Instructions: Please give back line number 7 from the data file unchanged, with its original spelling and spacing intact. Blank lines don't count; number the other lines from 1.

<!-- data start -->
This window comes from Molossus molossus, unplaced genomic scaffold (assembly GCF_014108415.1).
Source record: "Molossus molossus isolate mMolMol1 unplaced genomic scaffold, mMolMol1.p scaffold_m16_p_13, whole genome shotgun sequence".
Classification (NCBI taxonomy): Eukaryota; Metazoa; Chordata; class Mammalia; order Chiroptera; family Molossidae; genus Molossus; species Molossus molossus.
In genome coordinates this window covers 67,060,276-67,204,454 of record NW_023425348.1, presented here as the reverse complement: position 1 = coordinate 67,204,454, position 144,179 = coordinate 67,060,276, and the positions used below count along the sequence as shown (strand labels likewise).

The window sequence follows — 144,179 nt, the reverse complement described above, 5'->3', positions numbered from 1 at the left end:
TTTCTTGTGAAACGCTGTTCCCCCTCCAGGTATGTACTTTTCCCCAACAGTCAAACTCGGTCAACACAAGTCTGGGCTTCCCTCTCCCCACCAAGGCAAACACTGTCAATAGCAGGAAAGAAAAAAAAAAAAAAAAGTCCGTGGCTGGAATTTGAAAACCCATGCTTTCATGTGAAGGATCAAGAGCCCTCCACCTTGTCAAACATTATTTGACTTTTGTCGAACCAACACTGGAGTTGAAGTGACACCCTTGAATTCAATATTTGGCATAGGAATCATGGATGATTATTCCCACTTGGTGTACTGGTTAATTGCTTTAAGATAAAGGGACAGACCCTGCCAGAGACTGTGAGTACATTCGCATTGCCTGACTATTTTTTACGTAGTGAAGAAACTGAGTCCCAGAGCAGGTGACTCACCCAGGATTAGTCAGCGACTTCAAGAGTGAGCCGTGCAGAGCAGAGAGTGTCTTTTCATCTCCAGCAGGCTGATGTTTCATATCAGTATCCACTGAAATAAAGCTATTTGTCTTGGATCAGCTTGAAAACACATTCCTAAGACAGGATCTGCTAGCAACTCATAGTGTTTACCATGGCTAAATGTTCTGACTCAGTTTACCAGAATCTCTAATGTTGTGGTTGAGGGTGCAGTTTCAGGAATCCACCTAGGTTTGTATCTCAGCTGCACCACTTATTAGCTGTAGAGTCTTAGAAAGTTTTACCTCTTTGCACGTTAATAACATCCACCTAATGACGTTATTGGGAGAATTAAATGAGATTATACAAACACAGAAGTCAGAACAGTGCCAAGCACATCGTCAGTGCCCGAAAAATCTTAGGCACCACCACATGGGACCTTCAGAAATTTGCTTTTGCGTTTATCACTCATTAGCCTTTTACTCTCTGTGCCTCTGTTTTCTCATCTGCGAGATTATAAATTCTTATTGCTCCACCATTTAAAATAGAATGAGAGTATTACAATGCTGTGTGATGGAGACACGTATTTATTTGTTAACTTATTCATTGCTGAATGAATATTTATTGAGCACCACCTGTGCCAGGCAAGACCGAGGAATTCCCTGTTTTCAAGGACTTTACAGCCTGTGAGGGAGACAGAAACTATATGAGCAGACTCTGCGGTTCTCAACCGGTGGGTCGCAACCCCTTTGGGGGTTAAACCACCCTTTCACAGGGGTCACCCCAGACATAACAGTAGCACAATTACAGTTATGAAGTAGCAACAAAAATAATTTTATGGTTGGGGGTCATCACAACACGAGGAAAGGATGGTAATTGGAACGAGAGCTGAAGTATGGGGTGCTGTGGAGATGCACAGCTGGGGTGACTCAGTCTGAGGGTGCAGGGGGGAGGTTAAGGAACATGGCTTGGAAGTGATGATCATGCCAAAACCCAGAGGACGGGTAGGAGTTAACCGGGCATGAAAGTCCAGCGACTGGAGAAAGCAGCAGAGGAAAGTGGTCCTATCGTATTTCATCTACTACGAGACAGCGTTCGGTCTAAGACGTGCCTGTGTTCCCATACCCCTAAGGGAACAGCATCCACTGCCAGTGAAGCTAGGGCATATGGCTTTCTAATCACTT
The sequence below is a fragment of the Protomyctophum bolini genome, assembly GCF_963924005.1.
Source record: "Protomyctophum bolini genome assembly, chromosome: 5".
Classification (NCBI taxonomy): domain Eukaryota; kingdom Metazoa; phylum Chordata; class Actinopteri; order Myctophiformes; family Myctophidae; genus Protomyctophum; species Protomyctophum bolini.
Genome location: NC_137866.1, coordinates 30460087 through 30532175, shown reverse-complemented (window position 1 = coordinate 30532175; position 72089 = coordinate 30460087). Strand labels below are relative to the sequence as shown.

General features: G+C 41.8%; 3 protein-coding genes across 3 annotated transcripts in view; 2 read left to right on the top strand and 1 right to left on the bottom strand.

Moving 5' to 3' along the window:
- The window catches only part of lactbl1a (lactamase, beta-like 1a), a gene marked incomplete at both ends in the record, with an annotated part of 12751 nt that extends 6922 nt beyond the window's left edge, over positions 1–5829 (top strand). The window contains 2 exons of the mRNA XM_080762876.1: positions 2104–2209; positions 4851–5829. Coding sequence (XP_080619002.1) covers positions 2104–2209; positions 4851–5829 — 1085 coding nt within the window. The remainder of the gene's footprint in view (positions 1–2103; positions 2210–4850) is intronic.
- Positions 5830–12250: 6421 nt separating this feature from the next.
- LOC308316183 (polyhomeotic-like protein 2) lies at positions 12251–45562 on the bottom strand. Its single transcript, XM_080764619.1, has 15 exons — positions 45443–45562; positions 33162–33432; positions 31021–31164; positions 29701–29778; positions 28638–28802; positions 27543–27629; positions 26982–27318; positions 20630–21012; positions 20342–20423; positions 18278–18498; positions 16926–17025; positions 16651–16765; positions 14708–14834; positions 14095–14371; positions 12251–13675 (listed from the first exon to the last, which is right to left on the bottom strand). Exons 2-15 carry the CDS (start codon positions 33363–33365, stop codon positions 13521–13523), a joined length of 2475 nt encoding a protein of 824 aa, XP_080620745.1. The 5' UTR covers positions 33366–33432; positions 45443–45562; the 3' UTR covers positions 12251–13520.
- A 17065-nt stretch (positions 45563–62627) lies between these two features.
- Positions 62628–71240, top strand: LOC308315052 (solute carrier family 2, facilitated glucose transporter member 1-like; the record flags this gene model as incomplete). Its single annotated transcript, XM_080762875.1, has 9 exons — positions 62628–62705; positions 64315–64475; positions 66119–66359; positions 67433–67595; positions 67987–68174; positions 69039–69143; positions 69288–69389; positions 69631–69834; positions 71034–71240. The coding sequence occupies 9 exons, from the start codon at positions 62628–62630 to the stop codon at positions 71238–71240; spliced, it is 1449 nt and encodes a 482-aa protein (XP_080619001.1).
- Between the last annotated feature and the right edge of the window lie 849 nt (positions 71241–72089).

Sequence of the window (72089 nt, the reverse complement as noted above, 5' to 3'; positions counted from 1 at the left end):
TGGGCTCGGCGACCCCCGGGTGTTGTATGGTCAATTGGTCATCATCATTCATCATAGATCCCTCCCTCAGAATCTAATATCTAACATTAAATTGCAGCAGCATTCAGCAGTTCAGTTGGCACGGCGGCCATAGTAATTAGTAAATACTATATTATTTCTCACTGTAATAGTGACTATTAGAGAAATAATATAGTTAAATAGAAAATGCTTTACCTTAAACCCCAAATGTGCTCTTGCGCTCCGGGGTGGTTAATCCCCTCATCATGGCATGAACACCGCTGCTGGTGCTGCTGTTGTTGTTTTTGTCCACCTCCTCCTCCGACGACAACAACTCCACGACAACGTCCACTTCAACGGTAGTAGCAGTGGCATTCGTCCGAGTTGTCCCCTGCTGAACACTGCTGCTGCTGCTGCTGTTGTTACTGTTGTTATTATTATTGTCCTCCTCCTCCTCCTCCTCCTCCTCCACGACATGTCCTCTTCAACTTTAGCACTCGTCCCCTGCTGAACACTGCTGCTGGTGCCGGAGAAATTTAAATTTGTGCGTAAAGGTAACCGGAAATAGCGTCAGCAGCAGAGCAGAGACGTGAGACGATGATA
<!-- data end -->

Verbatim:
The sequence below is a fragment of the Protomyctophum bolini genome, assembly GCF_963924005.1.